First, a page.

Adriana and her sisters, Karina and Sandra, recently opened Amar, a Peruvian restaurant focused on restoring your system, your body and your energy. The restaurant is located at 68-60 Austin Street in Forest Hills.
“I don’t see a restaurant as a place that sells food, I see it as a place that you come for a few hours to get more energy and get healthier,” Adriana said.
The women were behind another staple restaurant in Forest Hills, Biu Bella, which closed in 2017 following a fire caused by an overheated air conditioning unit. Shortly after the fire, the property owner sold the building, forcing the sisters and their staff to find jobs elsewhere.
But after running their own restaurant for many years, the passion pulled them back into opening Amar. The task wasn’t easy, according to Adriana and Karina.
Adriana wanted to remain in Forest Hills because she lives in the community and loves the area. However, they ultimately decided to rent a restaurant space closer to Yellowstone Boulevard due to the high rent costs in other locations along Austin Street.
The entire construction process took a year to do. Without many connections and resources to help them, they’ve had to figure it out on their own.
The sisters and their family practically built Amar in every way. They designed the space, painted the walls, built the cabinets, put in new floors, made sure to follow the codes and even carried all of the old furniture from Biu Bella to the new space themselves.
At one point, officers from the 112th Precinct asked if they needed help after seeing them pull the entire bar on a cart from the former Biu Bella site, up Yellowstone Boulevard and down to Amar.
Often times, they’d finish their day jobs and work on Amar until the early morning hours.
Between Biu Bella and Amar, the family has learned all of the ins and outs of running a business.
“It’s a lot of blood, sweat and tears,” Adriana said. “We learned from our mistakes and the key of a business is to never give up. Just keep going because things are going to happen and you need the strength to keep pushing.”
The restaurant’s decor is homey with a feeling of warmth. The decor features a piano and plants given to them by a customer and friend who moved to Florida. The piano, which was also in Biu Bella, belonged to their father who passed away about six years ago after a battle with cancer. Adriana’s daughter now plays it in addition to other responsibilities like helping one of the waiters to learn English and sometimes serving as a translator for him.
“We are all family and this is a family restaurant,” Adriana said.
“When we came to this country, like 15 years ago, we moved because my father was sick and we didn’t have any other family or anybody else because we were new to the country,” Adriana added. “You feel lonely and the way that you comfort yourself when you don’t have your family is through food. You start making things that remind you of the flavors of home.”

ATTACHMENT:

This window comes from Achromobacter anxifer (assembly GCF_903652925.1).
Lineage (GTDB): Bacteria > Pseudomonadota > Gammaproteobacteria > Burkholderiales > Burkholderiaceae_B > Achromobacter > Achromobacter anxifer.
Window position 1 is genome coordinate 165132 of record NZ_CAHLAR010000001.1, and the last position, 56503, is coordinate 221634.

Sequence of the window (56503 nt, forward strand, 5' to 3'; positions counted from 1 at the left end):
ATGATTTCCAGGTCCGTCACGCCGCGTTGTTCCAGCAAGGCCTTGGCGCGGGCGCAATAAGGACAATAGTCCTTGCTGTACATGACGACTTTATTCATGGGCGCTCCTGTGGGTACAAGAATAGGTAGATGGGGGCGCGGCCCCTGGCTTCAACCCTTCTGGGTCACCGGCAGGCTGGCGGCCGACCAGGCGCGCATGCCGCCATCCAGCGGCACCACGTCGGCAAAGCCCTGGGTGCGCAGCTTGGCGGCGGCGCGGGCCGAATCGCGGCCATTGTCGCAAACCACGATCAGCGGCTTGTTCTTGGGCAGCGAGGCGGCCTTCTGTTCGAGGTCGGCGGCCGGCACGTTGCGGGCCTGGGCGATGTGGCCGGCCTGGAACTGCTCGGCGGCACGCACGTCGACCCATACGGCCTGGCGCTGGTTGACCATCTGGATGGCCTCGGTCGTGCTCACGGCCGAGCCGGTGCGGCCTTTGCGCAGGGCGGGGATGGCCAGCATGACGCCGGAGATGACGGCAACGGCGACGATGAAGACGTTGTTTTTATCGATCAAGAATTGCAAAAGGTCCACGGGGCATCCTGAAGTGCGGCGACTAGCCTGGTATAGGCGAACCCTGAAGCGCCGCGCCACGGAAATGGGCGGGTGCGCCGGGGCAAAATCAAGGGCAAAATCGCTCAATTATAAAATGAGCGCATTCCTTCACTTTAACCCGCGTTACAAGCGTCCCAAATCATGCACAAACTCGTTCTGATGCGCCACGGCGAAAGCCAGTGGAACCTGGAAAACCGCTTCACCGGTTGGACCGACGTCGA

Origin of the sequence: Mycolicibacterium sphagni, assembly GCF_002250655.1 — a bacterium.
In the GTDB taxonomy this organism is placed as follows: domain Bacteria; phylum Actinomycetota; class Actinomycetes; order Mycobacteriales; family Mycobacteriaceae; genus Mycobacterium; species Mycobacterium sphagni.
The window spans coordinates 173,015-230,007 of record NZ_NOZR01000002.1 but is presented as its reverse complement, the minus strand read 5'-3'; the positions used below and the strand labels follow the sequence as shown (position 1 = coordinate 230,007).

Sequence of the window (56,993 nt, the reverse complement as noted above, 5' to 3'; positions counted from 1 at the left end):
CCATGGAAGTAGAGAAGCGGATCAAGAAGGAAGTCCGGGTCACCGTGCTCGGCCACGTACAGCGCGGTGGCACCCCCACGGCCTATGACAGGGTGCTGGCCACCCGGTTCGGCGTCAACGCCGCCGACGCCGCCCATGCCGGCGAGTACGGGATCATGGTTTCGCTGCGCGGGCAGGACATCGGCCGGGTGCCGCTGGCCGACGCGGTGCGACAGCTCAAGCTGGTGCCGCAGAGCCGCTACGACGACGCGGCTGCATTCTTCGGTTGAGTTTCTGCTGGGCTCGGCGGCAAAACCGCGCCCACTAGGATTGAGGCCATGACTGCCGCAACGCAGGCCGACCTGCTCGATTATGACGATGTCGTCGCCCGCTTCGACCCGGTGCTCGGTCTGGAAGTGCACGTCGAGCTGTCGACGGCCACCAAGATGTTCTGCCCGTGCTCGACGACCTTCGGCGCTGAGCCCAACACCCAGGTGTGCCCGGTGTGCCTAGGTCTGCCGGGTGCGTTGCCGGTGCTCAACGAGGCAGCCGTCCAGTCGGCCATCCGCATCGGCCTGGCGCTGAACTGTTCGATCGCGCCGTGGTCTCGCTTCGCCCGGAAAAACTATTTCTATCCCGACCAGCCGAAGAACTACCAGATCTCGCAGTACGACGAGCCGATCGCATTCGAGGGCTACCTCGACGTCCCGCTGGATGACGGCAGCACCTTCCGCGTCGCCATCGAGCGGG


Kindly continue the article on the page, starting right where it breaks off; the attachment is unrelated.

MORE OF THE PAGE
The menu offers a variety of dishes including a tasty pollo a la brasa chaufa, rotisserie chicken with Peruvian fried rice; aji de gallina, shredded chicken in a creamy aji amarillo, parmesan cheese and pecan sauce served with boiled potatoes, eggs and olives; and parriada Amar, which consists of a quarter rotisserie chicken with an eight-oz. skirt steak, four jumbo shrimps, chorizo, fries and a salad. There’s also pasta dishes, seafood options and a variety of soups served.
In addition to natural juices, coffee and tea, one recommendation is the superb chicha morada drink. The drink is made of purple corn, pineapple, apples, cloves, cinnamon and other ingredients.
Karina added that they hope to offer 23 handmade ice cream flavors soon.
“Cooking is special to us,” Adriana said. “We were raised in a family environment where our grandma would cook food and we’d come from school and have warm food made for the day. We didn’t have this in New York so we were looking to get that back.”
The Morotes understand that lunchtime can be brief for many, so they do a lunchtime special each day. Otherwise, they acknowledged that their food takes time but it’s because each dish is prepared fresh.
“Our menu is focused on the food that we love from Peru and we prepare it when the customer orders it,” Adriana said. “This isn’t a cuisine where we have things pre-cooked and we just warm it up.”
The Morotes also believe that it’s important to adjust the menu according to the customer’s needs. For instance, if a customer is gluten-intolerant, they could switch out regular all-purpose flour on fried calamari with things like rice flour, potato flour or yuca flour. They’ve also made a vegan ceviche for a customer as well as made adjustments to salt amounts in dishes for some.
They view their customers, especially those who have followed from Biu Bella, as their family. In fact, the support of their previous customers was really the push that they needed to reopen a restaurant in the area.
“When we closed the other two locations [Biu Bella and Ayahuasca Express], we didn’t know if we would reopen but people asked us when would we reopen and some people asked us to cook for them at their home,” Adriana said. “We didn’t know we were going to be missed.”